[ v26 p114 ]
The decision of the Authority follows:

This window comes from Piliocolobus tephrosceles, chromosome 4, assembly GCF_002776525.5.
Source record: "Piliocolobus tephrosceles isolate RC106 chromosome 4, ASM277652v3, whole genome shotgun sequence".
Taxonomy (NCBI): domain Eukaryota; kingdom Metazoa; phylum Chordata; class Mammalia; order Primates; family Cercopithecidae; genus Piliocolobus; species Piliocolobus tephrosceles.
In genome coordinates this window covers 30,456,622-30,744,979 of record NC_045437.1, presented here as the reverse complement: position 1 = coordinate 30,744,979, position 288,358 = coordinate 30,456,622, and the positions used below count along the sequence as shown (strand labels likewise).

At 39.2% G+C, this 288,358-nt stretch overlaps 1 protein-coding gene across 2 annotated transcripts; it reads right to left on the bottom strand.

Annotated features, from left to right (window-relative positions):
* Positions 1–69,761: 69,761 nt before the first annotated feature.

26 FLRA No. 14 VETERANS ADMINISTRATION WASHINGTON, D.C. AND VETERANS ADMINISTRATION MEDICAL CENTER, CINCINNATI, OHIO Respondent and AMERICAN FEDERATION OF GOVERNMENT EMPLOYEES LOCAL 2301, AFL-CIO Charging Party Case No. 5-CA-50346 DECISION AND ORDER I. Statement of the Case (Footnotes appear in Appendix A to this decision) This unfair labor practice case is before the Authority on exceptions filed by the Respondent to the attached decision of the Administrative Law Judge. The issues are whether the issuance of the Union newsletter of June 15, 1985 /1/ is protected activity under the Statute, and if so, whether certain references to management official Raymond Cole in the newsletter were beyond the protection of the Statute so as to render permissible management's reprimand of the Union president responsible for the newsletter. II. Background Prior to the publication at issue, employees had complained to the Union about Cole who is the Chief of Building Management Services for the Respondent, as well as Chairman of the EEO Committee. The complaints, as detailed by the Judge at p. 3 of his Decision, included: (a) changing a shift in building management which cleaned an ambulatory and emergency area, thus imposing a hardship on unit members who would be assigned on an ad hoc basis rather than a continuous schedule; (b) AWOLing employees unnecessarily when other action, such as leave without pay, could have been taken; (c) differences of opinion as to protective clothing for employees who had to go outside and empty trash; (d) discontinuance by Cole of staff meetings and substitution of subsection meetings, which discouraged employees from asking questions; (e) giving employees very little leeway in doing their jobs and scrutinizing their actions; (f) volunteering employees for such missions as moving furniture or assisting in disaster drills, but no training was provided them; (g) ineffectiveness of Cole as chairperson of EEO Committee since he had no authority to make decisions, and he assigned his duties to a subcommittee. The article at issue addressed these complaints, and appeared over the signature of Union president Lonnie Carter. The following is the Judge's summary of the article: It criticized Cole as one who 'has an autocratic style of management and consequently believes employees must be closely scrutinized and cannot be entrusted to carry out their respective tasks autonomously.' It was also stated that expertise in labor/management, collective bargaining, management or EEO were not prerequisites for his position, because Cole did not possess any of these things. In addition to criticizing Cole for not supporting his subordinates and actions taken by him with attendant penalties if employees fail to abide by them, the Article stated, inter alia, as follows: Raymond Cole is an exact replica of the house negroes whom in exchange for a lesser burden, kept order among the defiant masses to the extent of initiating penalties if the 'massuh' felt it was warranted . . . It appears that Raymond Cole is an updated rendition of the infamous era of the past that black artists captioned as 'the spook who sat by the door and the Uncle Tom' era which plagued and demoralized blacks in the past. AFGE Local 2031 is demending the removal of Raymond Cole (underscoring supplied). ALJ Decision at 3-4. Carter was given a written reprimand for the contents of the article because it contained statements which are derogatory, insulting and disrespectful of Cole in his capacity of Chief, Building Management Service, as well as because Carter violated certain VA regulations. (The regulations are set out by the Judge at pp. 5-8). At the hearing the Respondent stated that the reprimand was not based on the whole article, but was based on referring to Cole as "Uncle Tom" and "the spook who sat by the door." III. Administrative Law Judge's Decision The Judge found that because the article represents Union dissatisfaction with the policies and actions of Cole, the issuance of the newsletter is protected activity within the rights of employees under section 7102 of the Statute. /2/ In addition, he concluded that the phrases "Uncle Tom" and "spook who sat by the door," were not to offensive "as referable to Chief Cole, as to warrant a reprimand by the Agency." He therefore found that by disciplining the Union president for engaging in protected activity, the Respondent violated section 7116(a)(1) and (2) of the Statute, as alleged. IV. Analysis The Judge relied on numerous cases in the private and Federal sectors which at bottom sanction uninhibited and robust debate in labor-management disputes. /3/ See, for example, the U.S. Supreme Court's discussion of the use of the term "scab" in Old Dominion Branch No. 496, National Association of Letter Carriers, AFL-CIO v. Austin, 418 U.S. 264 (1974). /4/ However, none of the cases cited by the Judge refer to racial epithets or the disparagement of a manager based upon racial stereotyping. Although the Judge took pains to show how the racial references related to the concerns of the Union with Cole's management style, in our view he missed a crucial point. There is a clearly expressed public policy against racial discrimination in the workplace. /5/ Racial stereotyping tends to undermine that policy and is not protected. Name-calling by racial stereotyping is neither a statement regarding a party's position on racial matters, which could in some situations be a legitimate insinuation of race into a labor dispute, /6/ nor is it part of the mere rough and tumble of "robust debate." Rather, terms such as "Uncle Tom" and "spook who sat by the door" are different from "scab," or other insulting but descriptive epithets. Such terms, while derogatory, do not carry the same vilification of an individual by reference to an entire group by race, rather than by a particular course of action. The entire thrust of the newsletter was to criticize Cole and it would be fair to characterize that criticism as harsh, although permissible, absent the items referenced specifically here. As noted by the Judge, an employer is entitled to maintain discipline and not have management subjected to defamatory or libelous statements. In our view, the use of the terms "Uncle Tom" and "spook . . . ," in the guise of literary or historical allusions, was not protected and, contrary to the interpretation of the Judge, their use was inexcusable. Quite simply, the use of these terms has no place in the Federal labor-management relations program. V. Conclusion In view of the foregoing, the Respondent's reprimand of Union president Carter as being responsible for the newsletter item did not interfere with protected activity or violate section 7116(a)(1) and (2) of the Statute. Therefore the complaint shall be dismissed. ORDER The complaint in case No. 5-CA-50346 is dismissed. Issued, Washington, D.C., March 10, 1987. /s/ Jerry L. Calhoun, Chairman /s/ Henry B. Frazier III, Member /s/ Jean McKee, Member FEDERAL LABOR RELATIONS AUTHORITY APPENDIX B FROM THE PRESIDENT'S DESK . . . . "Raynold Cole -- The Polarity Paradox" When the Chief of Personnel Service and myself are homogenous on anything, it is indeed an event which is extraordinary but, his captioning of Raynold Cole as a "bozo" is one of the most accurate character assessments I have ever encountered. Raynold Cole is the variable which was most significant in the decadence of Building Management Service. Under the auspices of Raynold Cole Building Management Service employees' motivational levels have plunged to record lows and the entire service has been engulfed in a state of dysfunctionalism. Raynold Cole has an autocratic style of management and consequently believes employees must be closely scrutinized and cannot be entrusted to carry out their respective tasks autonomously. He has abandoned his obligation to communicate with his employees and treat them as if they were on a subliminal level in comparison with himself. He has departed from the historical past practice of having one homogenous staff meeting for all Building Management Service employees and adapted a new practice of having one homogenous staff meeting for all Building Management Service employees and adapted a new practice of having several isolated section meetings and prohibiting employees from asking questions of any kind. It is often times said that an effective leader is supportive of his subordinates. If support is a prerequisite for the composite parts of an effective leader, Raynold Cole could not be categorized as an effective leader. Under no circumstances does he support his subordinates but rather succumbs in a submissive mannerism to whatever variable is operant, in the absence of sound logic or existent policy or statute Raynold Cole is an exact replica of the house negroes whom in exchange for a lesser burden, kept order among the defiant masses to the extent of initiating penalties if the "massuh" felt it was warranted. Expertise in labor/management, collective bargaining, management or EEO were not prerequisites for his position, because he does not possess any of these things. It is the ardent and vehement manner which he initiates actions and penalties upon instruction in addition to his concurrence with their theories of inferiority. The fact that he came from among rank and file employees has long alluded him. Raynold Cole's appointment as Chairperson of the EEO Committee is a stereotypical response to EEO: Appoint a Black to serve as a figurehead while his anglo saxon counterpart, the Director makes all the decisions and has absolute authority over the committee. Token appointments such as Raynold Cole's appointment to Chief of Building Management Service are representative of the purported incremental progress the oppressor has attempted to use in the past to mentally enslave blacks and consequently persuade them to deny their heritage in an asinine attempt to substantiate that they are homogenous with their anglo saxon counterparts. It appears that Raynold Cole is an updated rendition of the infamous era of the past that black artists captioned as "the spook who sat by the door" and the "Uncle Tom" era which plagued and demoralized blacks in the past. AFGE Local 2031 is demanding the removal of Raynold Cole. Lonnie Carter -------------------- ALJ$ DECISION FOLLOWS -------------------- Case No. 5-CA-50346 VETERANS ADMINISTRATION, WASHINGTON, D.C. AND VETERANS ADMINISTRATION MEDICAL CENTER, CINCINNATI, OHIO Respondent and AMERICAN FEDERATION OF GOVERNMENT EMPLOYEES, LOCAL 2301, AFL-CIO Charging Party Russell C. Henry, Esq. William F. Lamm For the Respondent Arlander Keys, Esq. For the General Counsel Lonnie Carter For the Charging Party Before: William Naimark Administrative Law Judge DECISION Statement of the Case Pursuant to a Complaint and Notice of Hearing issued on October 30, 1985 by the Regional Director for the Federal Labor Relations Authority, Chicago, Illinois, a hearing was held before the undersigned on December 17, 1983 at Cincinnati, Ohio. The case herein arose under the Federal Service Labor-Management Relations Statute, 5 U.S.C. 7101 et seq. (herein called the Statute). It is based on a First Amended Charge filed on August 16, 1985 by American Federation of Government Employees, Local 2031, AFL-CIO (herein called the Union) against Veterans Administration, Washington, D.C. and Veterans Administration Medical Center, Cincinnati, Ohio (herein called the Respondent). The Complaint alleged, in substance, that on or about July 9, 1985 Respondent issued to employee Lonnie Carter, an official reprimand because of an article he wrote in the Union's June, 1985 Newsletter, which was entitled "Raynold Cole -- The Polarity Paradox." It was further alleged that such reprimand was issued because Lonnie Carter engaged in activities on behalf of the Union -- all in violation of Section 7116(a)(1) and (2) of the Statute. Respondent's Answer admitted the issuance of a reprimand to Lonnie Carter based on the aforementioned article which appeared in the Union's Newsletter of June, 1985. It denied that the reprimand was due to Carter's union activities, as well as the commission of any unfair labor practices. All parties were represented at the hearing. /7/ Each was afforded full opportunity to be heard, to adduce evidence, and to examine as well as cross-examine witnesses. Thereafter briefs were filed which have been duly considered. Upon the entire record herein, from my observation of the witnesses and their demeanor, and from all of the testimony and evidence adduced at the hearing, I make the following findings and conclusions: Findings of Fact 1. At all times material herein the American Federation of Government Employees, AFL-CIO has been, and still is, certified as the exclusive representative of Respondent's employees at the Medical Center in Cincinnati, Ohio. 2. At all times material herein the Union has been, and still is, the designated agent of American Federation of Government Employees, AFL-CIO, to represent Respondent's employees at its Medical Center in Cincinnati, Ohio. 3. Approximately 900 employees comprise the bargaining unit herein, and these employees are located at Cincinnati, Ohio, Ft. Thomas, Kentucky (about 20 miles from Cincinnati) and Columbus, Ohio. 4. A monthly Newsletter is published by the Union and distributed to unit employees at the three locations of the Medical Center. The intent of the Newsletter is to disseminate information to employees, as well as air employee's grievances and their dissatisfactions. 5. The editor of the Newsletter is Brenda McCullom, Secretary-treasurer of the Union. Material printed therein is determined by the complaints received from Union members. The executive body of the Union meets and decides which material should be published in a particular issue of the Newsletter. It is then mailed to all bargaining unit members, as well as people who have previously requested copies of newsletters. 6. Prior to June, 1985 employees had complained to the Union about Raynold Cole, Chief of Building Management Services. Cole also occupied the position of chairperson of the EEO Committee. These complaints concerned conduct by Cold involving matters as the following: (a) changing a shift in building management which cleaned an ambulatory and emergency area, thus imposing a hardship on unit members who would be assigned on an ad hoc basis rather than a continuous schedule; (b) AWOLing employees unnecessarily when other action, such as leave without pay, could have been taken; (c) differences of opinion as to protective clothing for employees who had to go outside and empty trash; (d) discontinuance by Cole of staff meetings and substitution of subsection meetings, which discouraged employees from asking questions; (e) giving employees very little leeway in doing their jobs and scrutinizing their actions; (f) volunteering employees for such missions as moving furniture or assisting in disaster drills, but no training was provided them; (g) ineffectiveness of Cole as chairperson of EEO Committee since he had no authority to make decisions, and he assigned his duties to a subcommittee. 7. Brenda McCullom wrote an article in the Union's June, 1985 Newsletter prompted by the numerous complaints about Cole from employees. The article was entitled "Raynold Cole -- The Polarity Paradox." /8/ It criticized Cole as one who "has an autocratic style of management and consequently believes employees must be closely scrutinized and cannot be trusted to carry out their respective tasks autonomously." It was also stated that expertise in labor/management, collective bargaining, management or EEO were not prerequisites for his position, because Cole did not possess any of these things. In addition to criticizing Cole for not supporting his subordinates and actions taken by him with attendant penalties if employees fail to abide by them, the Article stated, inter alia, as follows: "Raynold Cole is an exact replica of the house negroes whom in exchange for a lesser burden, kept order among the defiant masses to the extent of initiating penalties if the 'massuh' felt it was warranted . . . It appears that Raynold Cole is an updated rendition of the infamous era of the past that black artists captioned as 'the spook who sat by the door and the Uncle Tom' era which plagued and demoralized blacks in the past. AFGE Local 2031 is demanding the removal of Raynold Cole (underscoring supplied). 8. The term "house negroes" in the aforesaid article, as testified to by McCullom, denoted a black person who, during slavery, was assigned as the house negro. The latter's function was to keep the other blacks in line and be sure they didn't disturb the slavery arrangements. In return, the house negro's burden was lessened. /9/ 9. Webster's Third New International Dictionary, Unabridged, refers to "Uncle Tom" as the hero of the novel, "Uncle Tom's Cabin" by Harriet Beecher Stowe, and defines the term "Uncle Tom" as a negro hav ing a bearable and submissive attitude or philosophy." 10. In respect to the description of Cole as "The Spook who sat by the door" in the Union Newsletter, and its intended meanings, McCullom testified as follows: . . . The Spook Who Sat By The Door was a novel, and it was about a position -- a person who was token. He was actually appointed to satisfy an affirmative action quota. And Mr. Cole's tenure on the EEO Committee is token. Mr. Cole has no authority to make decisions. All he did, the only authority he had, was concerning the actual way the committee was run. But any action, items or anything formidable that the committee was going to do had to be approved by the director, because it's an advisory committee. 11. The term "spook" is defined in Webster's Third New International Dictionary, Unabridged as "ghost," "specter," "apparition." As a slang word it is defined as "negro." 12. Respondent sent a written reprimand, dated July 9, 1985, to Lonnie Carter based on the publication and distribution of the June 12 Union Newsletter. /10/ The reprimand, which was written by Gary Roselle, Chief of Medical Service, recited that the article contained statements which are derogatory, insulting and disrespectful of Raynold Cole in his capacity of Chief, Building Management Service. Respondent's letter of July 9, 1985 also stated that Carter violated VA Regulations which is as follows: a. VA Regulation 810(A) and 5 CFR 0.735-10 -- Each VA employee shall be expected to serve diligently, loyally, and cooperatively; to exercise courtesy and dignity, and to conduct himself, both on and off duty, in a manner reflecting credit upon himself and the VA. b. VA Regulation 810(B)(6) and 5 CFR 0.735.10 -- An employee shall avoid any action which might result in, or create the appearance of affecting adversely the confidence of the public in the integrity of the Government. c. VA Regulation 820(B) and 5 CFR 0.735.20(b) which states, in part, an employee shall live up to common standards of acceptable work behavior. Disrespectful conduct; use of insulting and abusive language about other personnel; making false or unfounded statements about other employees which are slanderous or defamatory is inappropriate work attitude and work behavior. 13. At the hearing herein Roselle testified that the basis for the reprimand were the remarks in the Newsletter which labeled Cole as "Uncle Tom" and "The Spook who sat by the door." 14. The aforesaid reprimand was put in Carter's file. No further issue has been published or distributed of the Union Newsletter. Conclusions A resolution of the dispute herein requires a determination of two primary issues: (1) whether the issuance and publication of the Union's Newsletter of June 15, 1985 and its contents constitute concerted activity which is protected under the Statute; (2) if so, were the references in the Newsletter describing management's representative, Raynold Cole, as an "Uncle Tom" and "The Spook who sat by the door" so offensive and disparaging as to forfeit the protection otherwise afforded. (1) Under Section 7102 of the Statute each employee has the right to form, join, or assist any labor organization freely without fear of penalty or reprisal, and each employee "shall be protected in the exercise of such right." Moreover, such right under 7102(1) includes the right to act for a labor organization as a representative and to present its views to the head of an agency or other appropriate authorities. Both the National Labor Relations Board in the private sector, as well as the Federal Labor Relations Authority, in the public sector, have had occasion to consider whether the writing of articles in a union publication is a protected activity. Thus, in Springfield Library and Museum, 238 NLRB No. 221. The NLRB /11/ concluded that an article written by a union president for a union newsletter, wherein reference was made to an official of the employer, was protected concerted activity. To the same effect see United Parcel Service, Inc., 234 NLRB No. 11. In Department of Navy, Naval Air Rework Facility, A/SLMR No. 543, the chairman of the union shop Committee issued a flyer wherein he questioned the truthfulness of the Commanding Officer. The Assistant Secretary of Labor for Labor-Management Relations held that, under Section 1 of Executive Order 11491, as amended, the Article so published constituted protected concerted activity. /12/ The Supreme Court in Old Dominion Branch No. 496, National Association of Letter Carriers, AFL-CIO v. Austin et al. 4180.5.264 concerned itself with the issue as to whether statements in the union newsletter regarding certain non-union employees were so defamatory as to be libelous. The relevant federal law was Executive Order 11491. The Court recognized that statements made in a union publication fell within the ambit of protected activity; that this protection was only lost if the statements or comments exceed permissible bounds. In this respect it was made clear that Section 1 /13/ of the Executive Order guarantees federal Employees similar rights as Employees are granted under Section 7 /14/ of the National Labor Relations Act (NLRB). In the instant case the Newsletter issued by the Union, together with the message from its president in June, 1985, stemmed from complaints received by the Union about Cole, management's representative. The article therein represents Union dissatisfaction with the policies and action taken by Cole. It is quite clear that the issuance of said Newsletter is protected activity and falls squarely within the rights assured employees under 7102 of the Statute. I so conclude. (2) Considerable case law exists dealing with the issue as to whether statements made in union publications, or by union officials, lost protection because of the particular language used in various articles. A review of these cases should be some guideline in determining if the remarks concerning Cole, as adopted and approved by Carter, went beyond permissible bounds and justified the reprimand issued to him by Respondent. In the Letter Carriers case, supra the Supreme Court discounted the usage of the term "scab" as being defamatory, even though set forth in a union newsletter which applied the term to certain employees and characterized them to be traitors. The Court determined that federal policies -- whether the relevant law is Executive Order 11491 or the NLRA -- favor uninhibited, robust, and wide-open debate in labor disputes. While the word "scab" was a true and applicable description of certain named employees, the term "traitor" was not deemed a representation of fact. Despite its pejorative quality, the Court concluded that designating one as a traitor in the union newsletter was an expression of opinion protected under federal labor law. The Supreme Court in the foregoing decision paid particular attention to its former holding in Linn v. Plant Guard Workers, 383 U.S. 53. In that case a union leaflet, issued during a campaign to organize the company's employees, charged a general manager with "lying" to employees and "robbing" them of pay increases. The Court concluded that the quoted words were not so indefensible as to remove them from the protection of Section 7 of the NLRA. It sanctioned the right of a union to use intemporate, abusive, or insulting language without fear or restraint or penalty if it believed such rhetoric to be an effective means to make its point. Justice Clark stated it succinctly: The most repulsive speech enjoys immunity provided it falls short of deliberate wreckless truth. (383 U.S. at 63). Further consideration is given to Springfield Library and Museum, supra which is somewhat similar to the case at bar. A Union Newsletter was issued in the cited case wherein the president of the union authored an article which was prompted by problems confronting library employees. The article commented on the fact that each library had administrative difficulties. The union president then stated that Respondent's chief administrator was: "a man who never 'lost contact' with working professionals because he never had it to begin with. He's simply a man who, when he lost his job at Forbes and Wallace, was put on a form of welfare-for-the-rich courtesy of his friends on the Board of Trustees." Respondent therein gave the union president a formal reprimand since it deemed the aforesaid statement to be insulting and not permissible. The Board concluded that the message involved concerted and union matters, i.e. new evaluation for professional employees, the absence of a contract, and the possible elimination of benefits. Finally, the article suggests that the work-related problems could stem from the manner in which administrators are chosen. Attacking the credentials of the chief administrator, it was determined, may have offended management. However, the statement fell short of a deliberate and reckless untruth and can be called "rhetorical hyperbole" which is immune from restraint or interference. The reprimand was deemed violative of Section 8(a)(1)(3) of the NLRA. /15/ The Circuit Court in Maryland Drydock Co. v. NLRB 183 F2d 538 (4th Cir.) concluded that the publication of a union newspaper did not retain its protected status in view of certain comments therein. Certain articles in the newspaper lampooned the company president as a "goose" and a "vulture." While the Board found an unfair labor practice resulting from the banning of the newspaper by the employer, the Circuit Court disagreed with that conclusion. The basis for this disagreement concerned the fact that, as determined, the literature held the official up to ridicule and contempt; that it tended to destroy discipline in the plant. It was, however, concluded that the right to prohibit the distribution of insulting and defamatory literature depended on the character of the articles and the effect it might normally be expected to produce. Cases in the public sector dealing with the issue at hand have given recognition to the rationale expressed in the foregoing decisions. Thus, in United States Forces Korea/Eighth United States Army, 17 FLRA No. 102 Administrative Law Judge Sternburg stated that it is only those statements which are knowingly false and uttered with reckless abandon which lose the protection of the Statute. The Authority, however, did adopt the judge's conclusion that statements by the union president in a letter, which attacked the commanding general, undermined the credibility and confidence of U.S. government officials in a foreign country. /16/ It was concluded that the remarks had no reasonable nexus to legitimate labor relations problems, albeit they were not recklessly uttered or disruptive of discipline. A contrary conclusion concerning the protection afforded statements contained in a union publication was reached in Internal Revenue Service, North Atlantic Service Center (Andover, Mass.), 7 FLRA No. 92. A union leaflet in the cited case referred to a supervisor as "this seasons holiday turkey," and it was stated that the supervisor was being so recognized since she excelled at discontent and disruption. Respondent's contention that the leaflet was both scurrilous and defamatory was not upheld. The comments re the supervisors were not, as was true in Maryland Drydock, supra, insults to management without concern about working conditions. Accordingly, it was concluded that the leaflet fell within the protection of the Statute. The Authority has also determined that remarks by a union president at a grievance meeting, which were inherently inflammatory, were still protected activity. See Department of Housing and Urban Development, San Francisco Area Office, San Francisco, California. 4 FLRA No. 64. The agency issued a reprimand to the employees who, as a union official, represented the grievant. The said union official called the grievant's supervisor a racist, sexist and ageist. While the language used may be deemed indelicate and intemperate in labor relations, it did not constitute "flagrant misconduct" beyond the ambit of protected activity. /17/ In respect to the case at bar, Respondent takes the position that the remarks about Cole were far removed from the arena of robust debate. It is contended, in essence, that the statements in the Newsletter describing the Chief of Building Management Service as an "Uncle Tom" and the "Spook Who Sat By The Door" were opprobrious and a libel to Cole's reputation. Further, Respondent adverts to the fact that the article in the Newsletter did not allude to any bargaining issue on the table between the Union and management. It is recognized that an employer is entitled to maintain discipline among employees and not have management be subjected to defamatory or libelous statements. But a balance must be struck between this right and that afforded a union to engage in protected activity which encompasses the publication of newsletters or leaflets involving employee-employer relations. As indicated in Linn v. Plant Guard Workers, supra, the Supreme Court accords considerable latitude to a union unless it issues leaflets or other publications which may attack management or its representatives. It has sanctioned the use of intemperate, abusive or insulting language. Reference in the Newsletter herein to Cole as "Uncle Tom" or a "Spook" may be regarded as abusive in nature. However, I am not persuaded that it extends beyond the scope of rhetoric which, in the foregoing cited case, is within the ambit of protected activity. Rather do I view comments as similar in nature to those made by the president of the union in Springfield Library and Museum, supra, which demeaned and criticized the chief administrator. As in the case at bar, the article by the union official also dealt with matters concerning the administration of the library which affected employees. The critique of the Chief Administrator was deemed "rhetorical hyperbole," which was considered to be immune from a reprimand. In much the same view, the remarks re Cole were also made in connection with the complaints by employees as to practices affecting their employment. /18/ While Respondent relies heavily on the Korea case, supra, note is taken that a prime consideration therein was the effect which the union president's letter to the Korean newspaper had upon the relationship between United States and Korea. The remarks by the union official tended to undermine the credibility and confidence of U.S. government officials in a foreign country. Further, it was concluded the selection of a Korean newspaper to advocate the recall of the general and criticize his appointment interjected the Union into a political dispute between Christian leaders and the Korean government. No such wide ramifications are present in the instant case, nor is the embarrassment of the country a likely result of the Newsletter article herein. It is also noted that there was little, if any, nexus in the cited case between the derogatory comments about the general and labor relations problems. Contrariwise, in the case at bar the Newsletter referred to several complaints dealing with employee's problems at work, and the remarks re Cole were in conjunction therewith. In sum, I am satisfied that the terms "Uncle Tom" and "Spook Who Sat By the Door," as referable to Chief Cole, were not so offensive as to warrant a reprimand by the agency. There is no showing, nor am I able to conclude in any event, that these comments would disrupt discipline among Respondent's employees. Further, I cannot characterize the statements as reflective of a reckless disregard of the truth. As characterizations, the remarks were perhaps insulting but did not, in my opinion, rise to the level of such denigrations which might otherwise be deemed inexcusable. The reprimand given to Lonnie Carter for adopting the remarks, and putting him imprimature thereon, was indefensible in view of the protection accorded them. Reprimanding the employee for engaging in union activity, i.e. the issuance and publication of a Union Newsletter containing remarks of a protected nature, was violative of 7116(a)(1) and (2) of the Statute. Having concluded that Respondent violated the Statute as aforesaid, I recommend the Authority issue the following: ORDER Pursuant to Section 2423.79 of the Federal Labor Relations Authority's Rules and Regulations and Section 7118 of the Statute, it is hereby ordered that the Veterans Administration, Washington, D.C. and Veterans Administration Medical Center, Cincinnati, Ohio, shall: 1. Cease and desist from: (a) Discouraging membership in American Federation of Government Employees, Local 2301, AFL-CIO, or any other labor organization, by issuing a reprimand to Lonnie Carter, or any other Union representative, for engaging in protected union activity under the Statute. (b) In any like or related manner interfering with, restraining, or coercing its employees in the exercise of their rights assured by the Statute. 2. Take the following affirmative actions in order to effectuate the purposes and policies of the Statute: (a) Remove or expunge from the personnel folder of Lonnie Carter any reference to the written reprimand, dated July 9, 1985, given to Lonnie Carter, and acknowledge the removal to him in writing. (b) Post at its facilities at Cincinnati, Ohio, copies of the attached notice marked "Appendix" on forms to be furnished by the Authority. Upon receipt of such forms, they shall be signed by the Director and shall be posted and maintained by him for 60 consecutive days thereafter in conspicuous places, including all bulletin boards and other places where notices to employees are customarily posted. The Director shall take reasonable steps to assure that such notices are not altered, defaced or covered by any other material. (c) Notify the Regional Director of Region 5, Chicago, Illinois, within 30 days from the date of the Order as to what steps have been taken to comply herewith. /s/ WILLIAM NAIMARK Administrative Law Judge Dated: May 2, 1986 Washington, D.C. --------------- FOOTNOTES$ --------------- (1) The newsletter item at issue is reproduced as Appendix B to this Decision. (2) At p. 6 of his decision, the Judge inadvertently referred to "concerted" activity as protected under the Statute. Section 7 of the National Labor Relations Act contains such language; the Statute does not. (3) In the federal sector, for example, as noted by the Judge, the Authority has previously found that an agency committed an unfair labor practice when it confiscated union literature which referred to a supervisor as "this season's holiday turkey," Internal Revenue Service, North Atlantic Service Center, Andover, Massachusetts and National Treasury Employees Union, Local 69, 7 FLRA 596 (1982); and when it reprimanded a union official who called a management official a "racist, sexist, and ageist" at a grievance meeting, Department of Housing and Urban Development, San Francisco Area Office, San Francisco, California and National Federation of Federal Employees, Local 1450, 4 FLRA 460 (1980). In the latter case, the Authority also adopted the Judge's conclusion that "flagrant misconduct by an employee, even though occurring during the course of protected activity, may justify disciplinary action by the employer." Id. at 466. (4) The concept of uninhibited and robust debate in labor-management disputes, broad though it may be, does not sanction every kind of insult or disparagement. See, for example, Timpte, Inc. v. NLRB, 590 F.2d 871, 873 (10th Cir. 1979), in which it was held that the "combination of profanity and filthy language in the disparagement of persons" was not sanctioned in the private sector under section 7 of the National Labor Relations Act. Furthermore, the concept is not without bounds so far as other activities are concerned. See, for example, NLRB v. Washington, Aluminum Co., 370 U.S. 9, 17 (1962) in which the Supreme Court stated that the protections of section 7 were denied to "activities characterized as 'indefensible' because they . . . show a disloyalty to the workers' employer which (is) unnecessary to carry on the workers' legitimate concerted activities." (5) Equal Employment Opportunity Act of 1972, Pub. L. 92-261. (6) See, for example, Sewell Mfg. Co., 138 NLRB 66 (1962); Allen-Morrison Sign Co., 138 NLRB 73 (1962). However, courts and the NLRB have distinguished legitimate insinuations of race into a labor dispute from irrelevant and inflammatory appeals to racial and ethnic prejudice, which are impermissible, in representation election campaigns. See, for example, NLRB v. Eurodrive, Inc., 724 F.2d 556 (6th Cir. 1984) and cases cited therein; YKK (U.S.A.) Inc. and Sandra M. Collins and Local 571, United Cement, Lime & Gypsum Workers International Union, 269 NLRB 82 (1984). (7) At the hearing it was disclosed that the article in the Newsletter was not, as alleged, written by Carter. It was written by Brenda McCullom, Secretary-treasurer of the Union but approved and adopted by Carter. The undersigned granted General Counsel's motion to amend its Complaint to allege that Carter was reprimanded because, as President of the Union, he adopted the article so written. Respondent did not object to the said motion, and it admitted that the reprimand was issued to Carter based on his adoption of the contents and being responsible for the Newsletter's issuance and distribution. (8) The Newsletter of June, 1985 stated "From the President's Desk . . . " (9) The June, 1985 Newsletter also describes the appointment of Cole as Chief of Building Management Service as token in nature. Mention is made therein that it is typical of a means used in the past to mentally enslave blacks, to persuade them to deny their heritage by substantiating that they are homogeneous with their anglo saxon counterparts. (10) At the hearing Respondent's Counsel conceded and agreed that the reprimand was not for distributing the Newsletter but for the contents thereof. (11) National Labor Relations Board, hereinafter referred to as the Board. (12) Cf. United States Forces Korea/Eighth United States Army, 17 FLRA No. 102 where the writing of a letter to a TV reporter re a labor relations dispute at the Agency's installation was protected activity, albeit the letter was deemed to defamatory that the protection was forfeited. (13) "The right freely and without fear of penalty or reprisal, to form, join, and assist a labor organization." (14) Employees shall have the right to self-organization, to form, join, or assist labor organizations, to bargain collectively through representatives of their own choosing and to engage in concerted activities, for the purpose of collective bargaining or other mutual aid or protection. (15) See also United Parcel Service, supra, where a union newspaper, published to afford employees an opportunity to vent dissatisfaction, contained numerous statements maligning the employer. Although some were perhaps obscene and derogatory, the Board held the publication to be protected. Emphasis was placed on the fact that it did not appear there was a breakdown in "order and respect" at the facility, nor were the statements made with a deliberate or malicious intent to injure the employer. (16) Some of the allegations re the General recited that he: (a) treated civilian employees as second-class citizens; (b) displays disregard for basic American Freedom and laws; (c) uses his office for personal advantage; (d) uses improper methods to try to destroy the union; (e) has given USFK a bad reputation. (17) See also Department of the Navy, Naval Air Rework Facility, supra, where the flyer issued by a union official implied that the agency Commander lied re the latter's authority to pay a certain amount as per diem for certain employees on TDY. Such statement, it was held, did not constitute a reckless untruth, and it was deemed immune from reprisal by the agency. (18) The case cited Respondent, Local 2578 AFGE and Carmen Delle Donne v. U.S. General Services Administration et al., (appeal No. 83-1407) U.S. Court of Appeals for the Federal Circuit, (July 5, 1984), is quite distinguishable. In the cited case the threat by the employee to "get" the lawyer if documents were not produced was a personal dispute. Moreover, it caused the lawyer to fear for his safety. Such behavior was clearly unprotected and far removed from characterizations made in context with labor-relations complaints emanating from employees. APPENDIX NOTICE TO ALL EMPLOYEES PURSUANT TO A DECISION AND ORDER OF THE FEDERAL LABOR RELATIONS AUTHORITY AND IN ORDER TO EFFECTUATE THE POLICIES OF CHAPTER 71 OF TITLE 5 OF THE UNITED STATES CODE FEDERAL SERVICE LABOR-MANAGEMENT RELATIONS STATUTE WE HEREBY NOTIFY OUR EMPLOYEES THAT: WE WILL NOT discourage membership in American Federation of Government Employees, Local 2301, AFL-CIO, or any other labor organization, by issuing a reprimand to Lonnie Carter, or any other employees, for engaging in protected activity under the statute. WE WILL NOT, in any like or related manner, interfere with, restrain, or coerce our employees in the exercise of rights assured by the Federal Service Labor-Management Relations Statute. WE WILL remove or expunge from the personnel folder of Lonnie Carter any reference by the written reprimand, dated July 9, 1985, given to Lonnie Carter, and acknowledge the removal to him in writing. (Agency or Activity) Dated: . . . By: (Signature) This Notice must remain posted for 60 consecutive days from the date of posting and must not be altered, defaced or covered by any other material. If employees have any questions concerning this Notice or compliance with any of its provisions, they may communicate directly with the Regional Director of the Federal Labor Relations Authority, Region 5, whose address is: 175 Jackson Blvd., Suite 1359-A, Chicago, IL 60604 and whose telephone number is: (312) 353-6306.